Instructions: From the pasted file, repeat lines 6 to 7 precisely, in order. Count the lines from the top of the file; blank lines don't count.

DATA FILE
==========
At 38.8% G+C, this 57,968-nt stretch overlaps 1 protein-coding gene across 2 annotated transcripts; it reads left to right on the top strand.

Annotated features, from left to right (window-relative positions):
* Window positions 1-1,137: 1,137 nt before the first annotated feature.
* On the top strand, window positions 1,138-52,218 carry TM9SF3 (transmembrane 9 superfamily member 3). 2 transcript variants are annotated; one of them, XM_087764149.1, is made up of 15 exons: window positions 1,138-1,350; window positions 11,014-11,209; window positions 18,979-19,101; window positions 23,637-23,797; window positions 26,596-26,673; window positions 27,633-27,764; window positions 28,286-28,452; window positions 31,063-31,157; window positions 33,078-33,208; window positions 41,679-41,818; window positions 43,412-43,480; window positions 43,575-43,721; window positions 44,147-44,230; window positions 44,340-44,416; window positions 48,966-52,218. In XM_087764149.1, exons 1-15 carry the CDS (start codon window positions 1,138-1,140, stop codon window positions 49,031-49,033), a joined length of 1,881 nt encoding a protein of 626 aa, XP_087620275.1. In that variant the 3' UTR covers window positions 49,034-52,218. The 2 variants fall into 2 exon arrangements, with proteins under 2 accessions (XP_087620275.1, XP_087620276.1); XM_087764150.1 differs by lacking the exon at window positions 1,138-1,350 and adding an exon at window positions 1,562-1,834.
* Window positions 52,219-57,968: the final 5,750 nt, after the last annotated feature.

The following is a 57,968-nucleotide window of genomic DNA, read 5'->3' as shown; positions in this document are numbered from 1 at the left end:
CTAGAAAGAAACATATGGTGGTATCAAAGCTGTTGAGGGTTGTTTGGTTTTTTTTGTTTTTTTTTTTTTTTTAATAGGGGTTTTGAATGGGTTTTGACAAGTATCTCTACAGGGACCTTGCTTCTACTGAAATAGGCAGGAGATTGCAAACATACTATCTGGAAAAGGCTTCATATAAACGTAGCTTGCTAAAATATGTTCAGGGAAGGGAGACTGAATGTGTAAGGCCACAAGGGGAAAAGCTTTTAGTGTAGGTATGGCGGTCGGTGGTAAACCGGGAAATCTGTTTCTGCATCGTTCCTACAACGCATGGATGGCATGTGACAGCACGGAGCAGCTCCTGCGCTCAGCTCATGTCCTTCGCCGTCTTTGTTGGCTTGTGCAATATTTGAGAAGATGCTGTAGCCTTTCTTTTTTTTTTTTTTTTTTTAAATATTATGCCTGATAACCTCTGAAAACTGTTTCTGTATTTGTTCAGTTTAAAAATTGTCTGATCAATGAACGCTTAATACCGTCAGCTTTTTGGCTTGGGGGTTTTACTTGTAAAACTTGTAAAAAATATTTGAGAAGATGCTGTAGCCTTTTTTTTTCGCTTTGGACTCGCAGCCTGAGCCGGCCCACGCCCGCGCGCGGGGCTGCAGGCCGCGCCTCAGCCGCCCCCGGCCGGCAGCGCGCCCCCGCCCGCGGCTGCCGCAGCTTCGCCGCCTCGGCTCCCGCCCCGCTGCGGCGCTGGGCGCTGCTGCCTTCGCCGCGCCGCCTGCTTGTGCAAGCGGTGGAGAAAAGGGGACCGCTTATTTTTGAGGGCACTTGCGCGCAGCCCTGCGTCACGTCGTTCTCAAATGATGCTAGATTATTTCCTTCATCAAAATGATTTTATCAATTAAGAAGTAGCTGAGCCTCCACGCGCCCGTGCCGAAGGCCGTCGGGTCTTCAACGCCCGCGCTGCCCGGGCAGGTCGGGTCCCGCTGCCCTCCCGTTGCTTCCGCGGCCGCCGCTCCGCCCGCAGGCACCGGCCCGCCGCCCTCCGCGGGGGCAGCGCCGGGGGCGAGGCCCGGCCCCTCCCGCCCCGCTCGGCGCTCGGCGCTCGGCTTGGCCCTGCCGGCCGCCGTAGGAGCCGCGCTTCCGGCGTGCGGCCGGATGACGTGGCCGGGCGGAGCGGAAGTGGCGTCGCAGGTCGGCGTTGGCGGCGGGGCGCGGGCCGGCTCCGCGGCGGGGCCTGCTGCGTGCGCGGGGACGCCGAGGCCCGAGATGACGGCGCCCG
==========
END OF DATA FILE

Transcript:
The following is a 57,968-nucleotide window of genomic DNA, read 5'->3' as shown; positions in this document are numbered from 1 at the left end:
CTAGAAAGAAACATATGGTGGTATCAAAGCTGTTGAGGGTTGTTTGGTTTTTTTTGTTTTTTTTTTTTTTTTAATAGGGGTTTTGAATGGGTTTTGACAAGTATCTCTACAGGGACCTTGCTTCTACTGAAATAGGCAGGAGATTGCAAACATACTATCTGGAAAAGGCTTCATATAAACGTAGCTTGCTAAAATATGTTCAGGGAAGGGAGACTGAATGTGTAAGGCCACAAGGGGAAAAGCTTTTAGTGTAGGTATGGCGGTCGGTGGTAAACCGGGAAATCTGTTTCTGCATCGTTCCTACAACGCATGGATGGCATGTGACAGCACGGAGCAGCTCCTGCGCTCAGCTCATGTCCTTCGCCGTCTTTGTTGGCTTGTGCAATATTTGAGAAGATGCTGTAGCCTTTCTTTTTTTTTTTTTTTTTTTAAATATTATGCCTGATAACCTCTGAAAACTGTTTCTGTATTTGTTCAGTTTAAAAATTGTCTGATCAATGAACGCTTAATACCGTCAGCTTTTTGGCTTGGGGGTTTTACTTGTAAAACTTGTAAAAAATATTTGAGAAGATGCTGTAGCCTTTTTTTTTCGCTTTGGACTCGCAGCCTGAGCCGGCCCACGCCCGCGCGCGGGGCTGCAGGCCGCGCCTCAGCCGCCCCCGGCCGGCAGCGCGCCCCCGCCCGCGGCTGCCGCAGCTTCGCCGCCTCGGCTCCCGCCCCGCTGCGGCGCTGGGCGCTGCTGCCTTCGCCGCGCCGCCTGCTTGTGCAAGCGGTGGAGAAAAGGGGACCGCTTATTTTTGAGGGCACTTGCGCGCAGCCCTGCGTCACGTCGTTCTCAAATGATGCTAGATTATTTCCTTCATCAAAATGATTTTATCAATTAAGAAGTAGCTGAGCCTCCACGCGCCCGTGCCGAAGGCCGTCGGGTCTTCAACGCCCGCGCTGCCCGGGCAGGTCGGGTCCCGCTGCCCTCCCGTTGCTTCCGCGGCCGCCGCTCCGCCCGCAGGCACCGGCCCGCCGCCCTCCGCGGGGGCAGCGCCGGGGGCGAGGCCCGGCCCCTCCCGCCCCGCTCGGCGCTCGGCGCTCGGCTTGGCCCTGCCGGCCGCCGTAGGAGCCGCGCTTCCGGCGTGCGGCCGGATGACGTGGCCGGGCGGAGCGGAAGTGGCGTCGCAGGTCGGCGTTGGCGGCGGGGCGCGGGCCGGCTCCGCGGCGGGGCCTGCTGCGTGCGCGGGGACGCCGAGGCCCGAGATGACGGCGCCCG